Penn Manor changes cell phone policy

By Brooke Swinehart

Students at Penn Manor High School are now allowed to use cell phones in the hallways between classes.

Students at Penn Manor High School are now allowed to use cell phones in the hallways between classes.

Students attending Penn Manor High School are now allowed to use their cell phones and other devices during the day.

The Penn Manor school board revised the cell phone policy to adjust to the the rise of technology. Students are now allowed to use cell phones during lunch and in the hallways. The student body is allowed to have one earbud in for music in the hallways. In case an emergency happens the student will still be able to hear and be in a more safe situation versus having both earbuds in.

The former policy was that students were only allowed to use their cell phones when permitted by teachers for school-related purposes.

Dr. Gale explained that the revision was needed.

“I felt it was necessary because (as an administration) we were saying here’s a laptop, but put your cell phone away.”

When asked their opinions, students reacted positively to the new cell phone policy.

“I think it was a good choice because people can wake up more by listening to music,” said sophomore Rayssa Velez.

“I believe the environment has changed in the hallway. People who listen to music are more tolerable of others,” said senior Angela Wood.

Out of the students’ questioned most agreed that they gained respect for the principals and Penn Manor faculty for reevaluating the cell phone policy.

“I did gain respect for the principals and faculty, because it shows that they trust us more, and that they have the expectation for us be responsible,” said senior Olivia Hertzler.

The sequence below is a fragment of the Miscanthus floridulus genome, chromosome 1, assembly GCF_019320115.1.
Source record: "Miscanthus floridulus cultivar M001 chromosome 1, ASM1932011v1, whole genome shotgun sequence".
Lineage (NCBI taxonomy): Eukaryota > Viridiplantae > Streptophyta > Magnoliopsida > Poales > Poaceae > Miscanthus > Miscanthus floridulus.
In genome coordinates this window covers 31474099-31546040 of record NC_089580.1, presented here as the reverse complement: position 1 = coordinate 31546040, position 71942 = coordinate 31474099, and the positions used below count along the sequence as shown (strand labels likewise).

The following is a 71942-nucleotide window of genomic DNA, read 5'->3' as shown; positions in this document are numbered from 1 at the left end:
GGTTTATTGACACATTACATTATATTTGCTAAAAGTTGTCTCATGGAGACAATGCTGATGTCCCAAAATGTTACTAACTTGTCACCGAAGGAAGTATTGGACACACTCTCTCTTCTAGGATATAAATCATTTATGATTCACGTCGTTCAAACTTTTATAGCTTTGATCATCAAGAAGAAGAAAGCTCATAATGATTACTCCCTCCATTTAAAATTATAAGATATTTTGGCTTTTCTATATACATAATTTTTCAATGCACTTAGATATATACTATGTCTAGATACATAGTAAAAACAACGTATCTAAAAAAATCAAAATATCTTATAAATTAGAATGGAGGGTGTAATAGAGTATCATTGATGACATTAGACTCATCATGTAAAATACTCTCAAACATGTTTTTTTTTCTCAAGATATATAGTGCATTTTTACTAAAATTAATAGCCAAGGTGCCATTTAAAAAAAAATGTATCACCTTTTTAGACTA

“I gained respect because it showed that they cared what the students had to say, worked together, and constructed a new policy,” said senior Daniel Bleacher.

Teachers also commonly agreed that the revision of the cell phone policy was essential here at Penn Manor.

“The new policy is fair and reasonable. I’m not anti-technology I’m just anti- distraction,” said English teacher Mrs. Saylor.

Teachers have the choice to have a cell phone free zone sign in their classroom.

Mr. Staub poses with his no-cell-phone sign.

Mr. Staub poses with his no-cell-phone sign.

Math teacher Mr. Staub is one of the many teachers who decided to display a cell phone free classroom sign. He explained that he had the sign, “… as a reminder to not have cell phones out.”

English teacher Dr. McGough does not display a sign that doesn’t allow cell phones.

“No, never have. I encouraged students to bring your own devices (B.Y.O.D) before the school provided laptops.” He also had a positive outlook about the new policy. “[The school has]… started to recognize handheld and digital devices in our everyday lives.”

Teachers were also asked if the students’ overall attitudes changed since the new policy was put into place. All of the teachers asked thought the students’ attitudes did not change.

In order to make the revision many opinions were considered, and discussed.

Dr. Gale explained how the decision was made. “[We] talked as an administration team, met with students and surveyed teachers.”

Despite the positive comments, some don’t believe the policy will stay the same for long.

Dr. McGough stated that although he thought the policy was fair for the teachers, faculty, and students, “ (the policy will)… continue to evolve as things change. As technology changes the policy has to change.”

Comments

  1. John Paul Markes says:

    As a recent high school graduate, I never did understand why we couldn’t use our phones during our lunch break….. Fantastic realizations; took long enough. I direct this to the “D’amico”.